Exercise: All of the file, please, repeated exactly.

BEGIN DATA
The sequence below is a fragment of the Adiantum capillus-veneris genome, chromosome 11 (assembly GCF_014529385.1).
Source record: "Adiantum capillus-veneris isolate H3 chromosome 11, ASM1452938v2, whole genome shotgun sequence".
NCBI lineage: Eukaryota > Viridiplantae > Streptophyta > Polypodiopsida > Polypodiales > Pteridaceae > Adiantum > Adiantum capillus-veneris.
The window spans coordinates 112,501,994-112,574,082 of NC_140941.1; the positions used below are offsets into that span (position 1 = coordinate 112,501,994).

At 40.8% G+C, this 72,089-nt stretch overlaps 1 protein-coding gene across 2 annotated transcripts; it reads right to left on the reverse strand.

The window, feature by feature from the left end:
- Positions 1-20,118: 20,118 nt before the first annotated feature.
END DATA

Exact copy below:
The sequence below is a fragment of the Adiantum capillus-veneris genome, chromosome 11 (assembly GCF_014529385.1).
Source record: "Adiantum capillus-veneris isolate H3 chromosome 11, ASM1452938v2, whole genome shotgun sequence".
NCBI lineage: Eukaryota > Viridiplantae > Streptophyta > Polypodiopsida > Polypodiales > Pteridaceae > Adiantum > Adiantum capillus-veneris.
The window spans coordinates 112,501,994-112,574,082 of NC_140941.1; the positions used below are offsets into that span (position 1 = coordinate 112,501,994).

At 40.8% G+C, this 72,089-nt stretch overlaps 1 protein-coding gene across 2 annotated transcripts; it reads right to left on the reverse strand.

The window, feature by feature from the left end:
- Positions 1-20,118: 20,118 nt before the first annotated feature.